### Create a StudySoup account

#### Be part of our community, it's free to join!

Already have a StudySoup account? Login here

# Principles-of-Cash-Flow-Valuation-pdf

### View Full Document

## 10

## 0

## Popular in Course

## Popular in Accounting

This 516 page Document was uploaded by an elite notetaker on Friday December 18, 2015. The Document belongs to a course at a university taught by a professor in Fall. Since its upload, it has received 10 views.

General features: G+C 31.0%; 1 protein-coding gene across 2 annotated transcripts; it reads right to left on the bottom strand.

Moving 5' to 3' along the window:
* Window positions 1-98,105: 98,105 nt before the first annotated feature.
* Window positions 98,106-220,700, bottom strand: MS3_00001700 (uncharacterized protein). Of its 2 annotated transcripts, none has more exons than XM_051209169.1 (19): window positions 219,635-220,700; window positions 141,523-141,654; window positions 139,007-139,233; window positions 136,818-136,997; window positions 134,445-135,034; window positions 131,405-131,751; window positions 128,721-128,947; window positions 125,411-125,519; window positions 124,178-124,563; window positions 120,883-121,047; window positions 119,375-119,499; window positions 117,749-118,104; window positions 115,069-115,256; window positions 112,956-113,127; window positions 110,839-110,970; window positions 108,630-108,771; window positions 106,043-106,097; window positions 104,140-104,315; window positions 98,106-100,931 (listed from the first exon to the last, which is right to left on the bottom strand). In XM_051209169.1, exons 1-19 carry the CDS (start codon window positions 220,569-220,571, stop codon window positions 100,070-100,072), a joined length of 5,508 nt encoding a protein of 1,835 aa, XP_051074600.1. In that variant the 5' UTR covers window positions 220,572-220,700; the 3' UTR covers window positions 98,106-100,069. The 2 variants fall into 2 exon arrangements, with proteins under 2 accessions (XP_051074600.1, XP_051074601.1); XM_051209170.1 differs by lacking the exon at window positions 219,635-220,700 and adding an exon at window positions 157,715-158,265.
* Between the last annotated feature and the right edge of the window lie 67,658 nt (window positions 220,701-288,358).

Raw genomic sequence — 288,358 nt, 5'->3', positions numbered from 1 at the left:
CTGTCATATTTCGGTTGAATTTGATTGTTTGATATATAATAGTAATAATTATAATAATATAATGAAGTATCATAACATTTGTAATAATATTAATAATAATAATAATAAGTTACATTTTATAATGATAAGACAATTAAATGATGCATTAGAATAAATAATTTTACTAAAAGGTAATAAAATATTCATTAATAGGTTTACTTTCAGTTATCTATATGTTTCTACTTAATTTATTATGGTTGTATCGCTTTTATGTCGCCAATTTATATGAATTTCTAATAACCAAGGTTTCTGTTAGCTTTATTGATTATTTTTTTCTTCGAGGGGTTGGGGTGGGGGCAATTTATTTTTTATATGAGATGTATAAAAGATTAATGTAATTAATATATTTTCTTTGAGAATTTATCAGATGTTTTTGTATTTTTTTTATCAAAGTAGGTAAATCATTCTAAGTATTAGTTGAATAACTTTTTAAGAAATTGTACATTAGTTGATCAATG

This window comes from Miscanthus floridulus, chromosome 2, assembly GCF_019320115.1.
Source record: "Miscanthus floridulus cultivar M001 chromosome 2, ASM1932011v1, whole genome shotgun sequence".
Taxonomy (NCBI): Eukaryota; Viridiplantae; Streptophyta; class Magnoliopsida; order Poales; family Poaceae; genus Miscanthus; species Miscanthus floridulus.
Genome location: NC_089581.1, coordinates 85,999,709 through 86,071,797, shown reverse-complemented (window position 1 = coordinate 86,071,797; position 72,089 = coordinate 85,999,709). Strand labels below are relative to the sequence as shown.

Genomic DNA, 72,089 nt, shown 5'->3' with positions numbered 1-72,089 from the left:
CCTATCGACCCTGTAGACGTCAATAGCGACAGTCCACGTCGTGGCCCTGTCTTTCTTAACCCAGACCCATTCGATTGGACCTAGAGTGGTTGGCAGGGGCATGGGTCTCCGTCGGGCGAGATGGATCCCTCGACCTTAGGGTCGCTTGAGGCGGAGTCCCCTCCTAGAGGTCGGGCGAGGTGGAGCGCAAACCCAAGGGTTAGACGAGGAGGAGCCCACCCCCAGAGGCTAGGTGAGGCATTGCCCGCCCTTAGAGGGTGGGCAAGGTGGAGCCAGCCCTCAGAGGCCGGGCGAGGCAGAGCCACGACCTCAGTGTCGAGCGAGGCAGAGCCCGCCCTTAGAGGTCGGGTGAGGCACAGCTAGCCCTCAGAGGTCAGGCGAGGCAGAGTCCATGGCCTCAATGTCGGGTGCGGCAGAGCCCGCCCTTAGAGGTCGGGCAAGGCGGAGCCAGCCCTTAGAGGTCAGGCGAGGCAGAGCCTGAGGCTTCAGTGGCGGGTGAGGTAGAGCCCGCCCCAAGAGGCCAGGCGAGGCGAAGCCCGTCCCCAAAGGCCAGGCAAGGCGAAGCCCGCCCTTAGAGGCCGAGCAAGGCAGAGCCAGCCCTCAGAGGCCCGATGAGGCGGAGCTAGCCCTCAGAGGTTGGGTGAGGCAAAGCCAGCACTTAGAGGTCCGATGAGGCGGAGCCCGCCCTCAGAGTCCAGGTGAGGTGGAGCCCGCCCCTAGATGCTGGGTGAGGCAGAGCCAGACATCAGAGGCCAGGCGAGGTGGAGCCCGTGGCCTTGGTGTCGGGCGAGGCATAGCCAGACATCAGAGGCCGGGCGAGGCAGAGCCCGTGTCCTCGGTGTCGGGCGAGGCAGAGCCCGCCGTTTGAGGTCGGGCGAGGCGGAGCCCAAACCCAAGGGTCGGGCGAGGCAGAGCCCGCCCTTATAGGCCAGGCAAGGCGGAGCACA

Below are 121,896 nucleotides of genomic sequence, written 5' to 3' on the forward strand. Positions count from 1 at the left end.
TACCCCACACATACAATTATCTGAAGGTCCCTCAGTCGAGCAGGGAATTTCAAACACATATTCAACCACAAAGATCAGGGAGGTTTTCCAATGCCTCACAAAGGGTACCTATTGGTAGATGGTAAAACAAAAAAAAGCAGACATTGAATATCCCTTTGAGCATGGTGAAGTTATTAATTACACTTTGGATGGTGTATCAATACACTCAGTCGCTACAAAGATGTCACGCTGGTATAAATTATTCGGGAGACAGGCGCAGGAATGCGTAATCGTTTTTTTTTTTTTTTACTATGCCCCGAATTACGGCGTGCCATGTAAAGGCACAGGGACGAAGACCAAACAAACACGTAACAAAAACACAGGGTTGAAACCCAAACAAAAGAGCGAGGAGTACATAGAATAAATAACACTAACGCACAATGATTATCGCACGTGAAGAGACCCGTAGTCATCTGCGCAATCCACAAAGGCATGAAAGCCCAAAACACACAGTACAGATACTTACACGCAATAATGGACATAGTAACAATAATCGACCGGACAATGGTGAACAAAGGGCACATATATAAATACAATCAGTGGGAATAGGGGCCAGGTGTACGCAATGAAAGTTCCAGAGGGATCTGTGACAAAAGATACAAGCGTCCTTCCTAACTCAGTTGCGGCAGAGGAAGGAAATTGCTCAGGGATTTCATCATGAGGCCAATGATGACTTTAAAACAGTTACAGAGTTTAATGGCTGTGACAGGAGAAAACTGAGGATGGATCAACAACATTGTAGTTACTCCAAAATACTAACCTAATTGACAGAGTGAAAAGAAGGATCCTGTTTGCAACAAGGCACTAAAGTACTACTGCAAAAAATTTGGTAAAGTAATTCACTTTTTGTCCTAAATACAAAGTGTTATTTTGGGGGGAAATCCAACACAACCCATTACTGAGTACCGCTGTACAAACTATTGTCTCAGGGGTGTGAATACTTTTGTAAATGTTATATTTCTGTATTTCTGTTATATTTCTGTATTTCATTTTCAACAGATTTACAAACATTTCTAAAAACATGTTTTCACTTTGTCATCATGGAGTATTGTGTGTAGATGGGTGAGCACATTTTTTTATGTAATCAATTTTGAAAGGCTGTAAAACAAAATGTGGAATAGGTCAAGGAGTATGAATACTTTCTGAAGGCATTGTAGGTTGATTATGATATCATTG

## Popular in Accounting

## Reviews for Principles-of-Cash-Flow-Valuation-pdf

### What is Karma?

#### Karma is the currency of StudySoup.

#### You can buy or earn more Karma at anytime and redeem it for class notes, study guides, flashcards, and more!

Date Created: 12/18/15